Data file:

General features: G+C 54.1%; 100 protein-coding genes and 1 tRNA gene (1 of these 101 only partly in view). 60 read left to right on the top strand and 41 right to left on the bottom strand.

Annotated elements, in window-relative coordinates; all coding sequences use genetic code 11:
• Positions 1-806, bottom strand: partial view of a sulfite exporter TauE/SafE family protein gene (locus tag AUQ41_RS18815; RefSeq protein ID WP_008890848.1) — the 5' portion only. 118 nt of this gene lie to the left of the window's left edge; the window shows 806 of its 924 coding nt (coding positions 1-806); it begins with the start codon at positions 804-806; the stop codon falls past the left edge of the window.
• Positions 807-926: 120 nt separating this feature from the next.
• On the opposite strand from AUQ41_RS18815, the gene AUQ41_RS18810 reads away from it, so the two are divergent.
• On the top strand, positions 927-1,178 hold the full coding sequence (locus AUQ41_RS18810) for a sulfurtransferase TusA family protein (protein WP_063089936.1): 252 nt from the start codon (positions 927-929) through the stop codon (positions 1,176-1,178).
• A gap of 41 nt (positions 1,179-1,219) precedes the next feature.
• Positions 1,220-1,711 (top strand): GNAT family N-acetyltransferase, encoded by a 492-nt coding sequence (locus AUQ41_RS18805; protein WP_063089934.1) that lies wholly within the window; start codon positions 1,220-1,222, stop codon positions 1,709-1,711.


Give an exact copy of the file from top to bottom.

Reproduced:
General features: G+C 54.1%; 100 protein-coding genes and 1 tRNA gene (1 of these 101 only partly in view). 60 read left to right on the top strand and 41 right to left on the bottom strand.

Annotated elements, in window-relative coordinates; all coding sequences use genetic code 11:
• Positions 1-806, bottom strand: partial view of a sulfite exporter TauE/SafE family protein gene (locus tag AUQ41_RS18815; RefSeq protein ID WP_008890848.1) — the 5' portion only. 118 nt of this gene lie to the left of the window's left edge; the window shows 806 of its 924 coding nt (coding positions 1-806); it begins with the start codon at positions 804-806; the stop codon falls past the left edge of the window.
• Positions 807-926: 120 nt separating this feature from the next.
• On the opposite strand from AUQ41_RS18815, the gene AUQ41_RS18810 reads away from it, so the two are divergent.
• On the top strand, positions 927-1,178 hold the full coding sequence (locus AUQ41_RS18810) for a sulfurtransferase TusA family protein (protein WP_063089936.1): 252 nt from the start codon (positions 927-929) through the stop codon (positions 1,176-1,178).
• A gap of 41 nt (positions 1,179-1,219) precedes the next feature.
• Positions 1,220-1,711 (top strand): GNAT family N-acetyltransferase, encoded by a 492-nt coding sequence (locus AUQ41_RS18805; protein WP_063089934.1) that lies wholly within the window; start codon positions 1,220-1,222, stop codon positions 1,709-1,711.